Archive for March 17th, 2007

I went up to the Camdenton square today and participated in a roadside demonstration for peace.   I believe that we are “celebrating” the fourth anniversary of the United States invasion of Iraq, which officially began March 20, 2003.  Can you believe we have been involved in this idiocy for four whole years now?

It was COLD today.  Actually, I’m sort of happy it chilled down a bit, if it gets too hot, the daffodils sort of poop out.  They don’t really like it to be too warm.   But this was a little overkill.   It was 35 degrees Fahrenheit according to the sign at the bank by the square.  That’s 1.6 degrees Centigrade.  Oh, did I mention the wind was blowing too, rawly out of the west?   Plus there were small snow flurries.

The hardest part of standing there holding my sign, “Grow Peace,” which I borrowed from one of the organizers, was breathing the exhaust fumes of the dozens of vehicles that drove by as we stood there for our two hour vigil.   Only one person was motivated to come into the parking lot, park, get out of his vehicle and harangue us for giving aid and comfort to the enemy.  It wasn’t until after I got home that I realized that the proper response to this man would be some nice questions, like Aphra Behn was talking in her posts about using questions to communicate and persuade.   He kept shouting at us, over and over again, “You are encouraging the enemy by doing this.  Go home.”  He was clearly enraged at us.   I should have asked him, “Who is this ‘enemy’ of whom you speak?”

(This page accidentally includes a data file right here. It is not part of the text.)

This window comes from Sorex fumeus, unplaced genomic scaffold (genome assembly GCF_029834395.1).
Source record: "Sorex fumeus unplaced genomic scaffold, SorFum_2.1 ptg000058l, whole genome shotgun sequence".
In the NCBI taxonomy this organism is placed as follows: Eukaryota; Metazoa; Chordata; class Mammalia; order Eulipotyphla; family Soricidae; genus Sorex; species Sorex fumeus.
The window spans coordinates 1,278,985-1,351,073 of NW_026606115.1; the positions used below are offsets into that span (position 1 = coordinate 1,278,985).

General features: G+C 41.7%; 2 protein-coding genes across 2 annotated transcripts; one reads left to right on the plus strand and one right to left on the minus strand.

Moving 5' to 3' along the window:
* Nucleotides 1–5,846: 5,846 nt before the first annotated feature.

His vitriol was almost completely neutralized by the next man who felt moved to stop.  I didn’t notice him pulling into the parking lot until my sign-holding partner said, “Get ready, here comes another yeller.”   

I said, “Oh, what makes you think he’s going to yell at us?” 

“He has a Marine Corps Veteran license plate.”

“Well, maybe he isn’t going to yell, he doesn’t look very angry to me.”

We watched as he approached our little group of 22, he had a very bad limp.  He walked along our line of demonstrators, and made a point of shaking hands with every one of us warmly, telling us thank you.  I heard him tell somebody up the line from me that he was a Viet Nam vet, lost his leg over there.   Seems to me he needs a better prosthetic.  I leaned over to my partner, and said quietly, “There, see how dangerous it is to subscribe to a stereotype.” 

 That was one of the things that happened today that made it very uplifting to stand on that corner for two hours, in spite of the fact that I got chilled through and through. I stupidly neglected to put on my long johns before I left for Camdenton, even though I had been out in snow flurries already this morning.  One of my very good friends and clients had Bee balm (monarda) that was going berserk in her flower border and offered me some. While I was down at her place digging up the volunteer plants she was giving me, it proceeded to snow quite briskly on us. We stood there, laughing at the contrast as we enjoyed her daffodils.  It should have given me a clue to put on more than one or two layers of clothes.

The reason the vigil/demonstration was so uplifting was the large number of people who demonstrated their support for us by yelling things like “Right on!” out their open windows, or honking and waving and smiling.   There was not a single semi-truck driver who was indifferent to us.   Six of them went by.  One of them smiled, four of them honked and waved thumbs up at us, one of them gave us a thumbs down and the “wave off” sign from aviation.